Black Friday got off to a slow start in the UK, but now it’s become one of the country’s biggest shopping days. Here’s our tips on how to find a good deal.
Black Friday: the phrase can either fill you with dread or joy. It’s a time to get some great deals on electronics and other Christmas gifts, and broadband providers have started piggybacking on the uptake in electronics purchases by offering Black Friday broadband deals.
But with so many offers, it can be hard to figure out which ones are the best.
We’ve compiled this guide to give you our take on Black Friday and Cyber Monday deals and help you navigate what to look for in broadband bundles.
What is Black Friday?
Black Friday comes to us from the US. The name refers to the Friday following Thanksgiving, which is celebrated on the fourth Thursday in November. Therefore, Black Friday is always the fourth Friday in November.
Since the early 20th century, this day has come to signal the beginning of the Christmas shopping season for a few reasons. In America, Thanksgiving is a major holiday, and there are televised parades – usually sponsored by department stores – to celebrate the holiday. At the end of most parades, Santa Claus makes an appearance, which inevitably makes people start thinking about Christmas and shopping.
This is convenient because students and most non-retail employees have both the Thursday and Friday off of work, giving most people a four-day weekend – perfect for shopping.
Black Friday is one of the biggest, busiest shopping days of the year. Because of the increase in spending, there’s a popular theory that the day gets its name from older accounting systems which wrote losses in red ink and profits in black. The uptick in sales on this day drive enough profits to move stores out of the red and into the black – but this is just a theory. In reality, no one knows exactly where the name came from.
One thing is clear, though: Black Friday is here to stay.
While many people still go shopping in stores on Black Friday, thanks to store-only offers and doorbuster sales, retailers noticed an interesting shift in the early 2000s.
In 2003 and 2004, online sales for retailers – particularly clothing stores – spiked on the following Monday. This could be due to people who were too busy with family or travel over the Thanksgiving weekend to get any shopping done, or maybe people needed back-up gifts after missing out on limited-time Black Friday deals in store. Or maybe employees returning to work after a long weekend wanted to carry on shopping rather than focusing on work again.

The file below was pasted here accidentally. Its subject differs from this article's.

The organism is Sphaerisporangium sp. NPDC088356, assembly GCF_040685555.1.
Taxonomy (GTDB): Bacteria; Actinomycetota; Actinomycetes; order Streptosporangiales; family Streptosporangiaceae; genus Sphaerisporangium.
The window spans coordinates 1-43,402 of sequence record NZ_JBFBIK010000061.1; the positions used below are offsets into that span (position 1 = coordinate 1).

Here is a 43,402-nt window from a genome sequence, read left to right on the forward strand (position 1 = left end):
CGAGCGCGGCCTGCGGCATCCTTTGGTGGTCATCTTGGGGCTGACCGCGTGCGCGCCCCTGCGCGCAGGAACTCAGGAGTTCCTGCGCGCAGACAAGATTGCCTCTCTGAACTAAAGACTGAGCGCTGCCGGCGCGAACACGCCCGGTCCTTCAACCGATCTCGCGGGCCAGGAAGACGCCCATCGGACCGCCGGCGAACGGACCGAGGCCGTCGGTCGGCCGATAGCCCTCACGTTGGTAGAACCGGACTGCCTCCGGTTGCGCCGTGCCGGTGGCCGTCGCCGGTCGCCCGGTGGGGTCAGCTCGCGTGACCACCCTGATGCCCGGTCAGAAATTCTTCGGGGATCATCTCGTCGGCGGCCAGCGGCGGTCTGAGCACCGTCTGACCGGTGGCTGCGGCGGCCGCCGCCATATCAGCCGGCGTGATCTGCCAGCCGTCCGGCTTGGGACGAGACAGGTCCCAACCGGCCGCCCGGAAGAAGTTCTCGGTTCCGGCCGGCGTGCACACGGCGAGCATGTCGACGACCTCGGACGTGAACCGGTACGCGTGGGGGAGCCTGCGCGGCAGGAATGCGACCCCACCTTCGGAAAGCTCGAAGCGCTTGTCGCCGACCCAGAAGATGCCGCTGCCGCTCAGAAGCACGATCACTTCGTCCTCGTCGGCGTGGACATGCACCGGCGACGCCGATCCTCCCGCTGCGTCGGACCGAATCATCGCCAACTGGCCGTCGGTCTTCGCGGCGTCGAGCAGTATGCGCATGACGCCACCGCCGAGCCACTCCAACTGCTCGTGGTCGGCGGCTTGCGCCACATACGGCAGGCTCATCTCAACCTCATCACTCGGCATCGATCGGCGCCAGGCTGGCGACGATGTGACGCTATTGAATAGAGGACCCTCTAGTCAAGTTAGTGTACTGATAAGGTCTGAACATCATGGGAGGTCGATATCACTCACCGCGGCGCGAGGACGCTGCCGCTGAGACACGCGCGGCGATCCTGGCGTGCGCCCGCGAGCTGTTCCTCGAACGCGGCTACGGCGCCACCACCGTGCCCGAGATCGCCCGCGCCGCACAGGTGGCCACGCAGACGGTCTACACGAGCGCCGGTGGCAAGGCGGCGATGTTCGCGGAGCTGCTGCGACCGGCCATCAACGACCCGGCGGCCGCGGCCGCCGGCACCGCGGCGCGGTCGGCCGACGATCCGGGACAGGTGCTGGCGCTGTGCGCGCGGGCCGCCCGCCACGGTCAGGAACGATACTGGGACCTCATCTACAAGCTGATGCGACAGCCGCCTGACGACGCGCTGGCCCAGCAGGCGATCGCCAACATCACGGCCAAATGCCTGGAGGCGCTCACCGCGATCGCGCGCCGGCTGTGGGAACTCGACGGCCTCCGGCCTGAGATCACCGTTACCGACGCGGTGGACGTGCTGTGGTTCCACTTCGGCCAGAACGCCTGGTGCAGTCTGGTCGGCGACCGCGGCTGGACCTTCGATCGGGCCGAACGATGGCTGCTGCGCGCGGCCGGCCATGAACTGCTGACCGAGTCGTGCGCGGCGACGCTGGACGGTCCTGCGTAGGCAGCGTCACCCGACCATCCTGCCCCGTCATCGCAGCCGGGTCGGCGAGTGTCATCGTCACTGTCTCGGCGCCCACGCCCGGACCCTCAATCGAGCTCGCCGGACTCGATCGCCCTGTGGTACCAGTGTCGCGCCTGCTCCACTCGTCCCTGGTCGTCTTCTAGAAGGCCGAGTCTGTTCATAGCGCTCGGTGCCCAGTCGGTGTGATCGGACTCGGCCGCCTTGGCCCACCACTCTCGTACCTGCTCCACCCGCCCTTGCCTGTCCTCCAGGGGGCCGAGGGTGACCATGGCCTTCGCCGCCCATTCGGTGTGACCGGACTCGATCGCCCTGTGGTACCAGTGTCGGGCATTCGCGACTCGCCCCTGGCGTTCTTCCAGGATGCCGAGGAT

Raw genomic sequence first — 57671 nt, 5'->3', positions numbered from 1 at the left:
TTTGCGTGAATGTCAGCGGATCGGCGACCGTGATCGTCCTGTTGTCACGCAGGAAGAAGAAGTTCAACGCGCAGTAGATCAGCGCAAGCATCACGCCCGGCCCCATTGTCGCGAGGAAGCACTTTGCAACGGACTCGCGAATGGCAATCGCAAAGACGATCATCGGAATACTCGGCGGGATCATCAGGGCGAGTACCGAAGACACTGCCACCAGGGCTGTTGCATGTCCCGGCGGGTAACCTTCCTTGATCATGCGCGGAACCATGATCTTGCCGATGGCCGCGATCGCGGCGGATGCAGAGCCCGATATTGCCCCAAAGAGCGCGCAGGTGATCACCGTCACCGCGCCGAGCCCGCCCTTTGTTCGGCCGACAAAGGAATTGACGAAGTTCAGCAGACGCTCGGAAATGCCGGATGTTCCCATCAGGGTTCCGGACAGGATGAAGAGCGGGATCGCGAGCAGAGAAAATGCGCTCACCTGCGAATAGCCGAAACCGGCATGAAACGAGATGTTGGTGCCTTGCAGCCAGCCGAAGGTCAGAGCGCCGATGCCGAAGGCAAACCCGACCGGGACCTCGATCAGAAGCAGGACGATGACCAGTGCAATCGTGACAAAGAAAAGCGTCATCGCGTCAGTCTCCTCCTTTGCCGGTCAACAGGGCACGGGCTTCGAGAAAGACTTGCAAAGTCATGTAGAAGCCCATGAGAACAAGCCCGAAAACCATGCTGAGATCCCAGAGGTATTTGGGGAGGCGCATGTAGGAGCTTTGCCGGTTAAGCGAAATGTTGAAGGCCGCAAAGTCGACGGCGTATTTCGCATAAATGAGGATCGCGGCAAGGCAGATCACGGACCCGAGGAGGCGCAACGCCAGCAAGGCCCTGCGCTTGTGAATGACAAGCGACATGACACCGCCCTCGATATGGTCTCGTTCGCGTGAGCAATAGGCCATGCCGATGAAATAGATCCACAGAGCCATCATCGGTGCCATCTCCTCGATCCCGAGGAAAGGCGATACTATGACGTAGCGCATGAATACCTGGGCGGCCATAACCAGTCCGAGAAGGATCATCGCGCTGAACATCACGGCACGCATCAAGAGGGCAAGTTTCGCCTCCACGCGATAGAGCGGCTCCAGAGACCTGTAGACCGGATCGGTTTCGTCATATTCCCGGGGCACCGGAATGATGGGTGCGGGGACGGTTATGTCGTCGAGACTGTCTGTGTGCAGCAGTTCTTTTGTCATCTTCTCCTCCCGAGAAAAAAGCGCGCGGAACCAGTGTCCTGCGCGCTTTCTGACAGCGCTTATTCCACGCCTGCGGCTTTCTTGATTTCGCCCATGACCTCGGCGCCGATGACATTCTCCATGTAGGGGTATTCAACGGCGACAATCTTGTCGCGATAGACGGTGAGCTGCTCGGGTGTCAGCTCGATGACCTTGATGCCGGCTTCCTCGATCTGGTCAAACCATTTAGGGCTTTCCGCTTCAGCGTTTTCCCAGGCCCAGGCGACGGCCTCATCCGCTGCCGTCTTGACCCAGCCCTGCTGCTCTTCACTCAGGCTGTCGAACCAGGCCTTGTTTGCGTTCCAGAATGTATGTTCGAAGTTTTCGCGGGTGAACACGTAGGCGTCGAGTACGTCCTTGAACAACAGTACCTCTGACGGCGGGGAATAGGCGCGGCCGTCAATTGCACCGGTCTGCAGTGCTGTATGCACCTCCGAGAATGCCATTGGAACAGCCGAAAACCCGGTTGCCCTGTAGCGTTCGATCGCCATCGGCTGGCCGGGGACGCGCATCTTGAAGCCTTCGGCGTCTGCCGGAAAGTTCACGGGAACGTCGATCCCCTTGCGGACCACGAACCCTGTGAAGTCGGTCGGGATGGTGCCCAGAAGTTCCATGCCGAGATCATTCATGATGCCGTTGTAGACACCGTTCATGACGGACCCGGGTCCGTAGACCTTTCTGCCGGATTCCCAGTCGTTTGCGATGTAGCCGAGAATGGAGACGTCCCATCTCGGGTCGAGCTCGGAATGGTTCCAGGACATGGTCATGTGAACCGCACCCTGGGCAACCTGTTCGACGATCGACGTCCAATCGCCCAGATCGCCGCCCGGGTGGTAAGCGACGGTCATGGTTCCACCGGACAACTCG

Online retailers quickly took advantage of this trend and coined a new term and holiday in 2005: Cyber Monday.
The days are very similar, but there are slight differences between the two. While both days offer deals on a huge selection of products, Black Friday is more associated with electronics and Cyber Monday is more related to retail goods, especially fashion. Additionally, Black Friday deals are both online and offline, and Cyber Monday deals are usually only available online.
It may be this online-only focus that allowed Cyber Monday to spread internationally much more quickly than Black Friday.
Black Friday comes to the UK
Ever since the early 2000s, American retailers in the UK have tried to introduce Black Friday here, but it wasn’t until 2010 that any of them saw success.
Amazon was the first retailer to start successfully promoting Black Friday deals in the UK in 2010. Asda – which you probably know is owned by the American company Walmart – also launched a successful “Walmart’s Black Friday by Asda” campaign in 2013.
Although both campaigns drew interest and profits, Black Friday didn’t really hit us until 2014 once more UK-based retailers started to run their own campaigns. And hit us, it did: In 2014, police were called in to stores across the country to deal with overcrowding, violence and traffic control.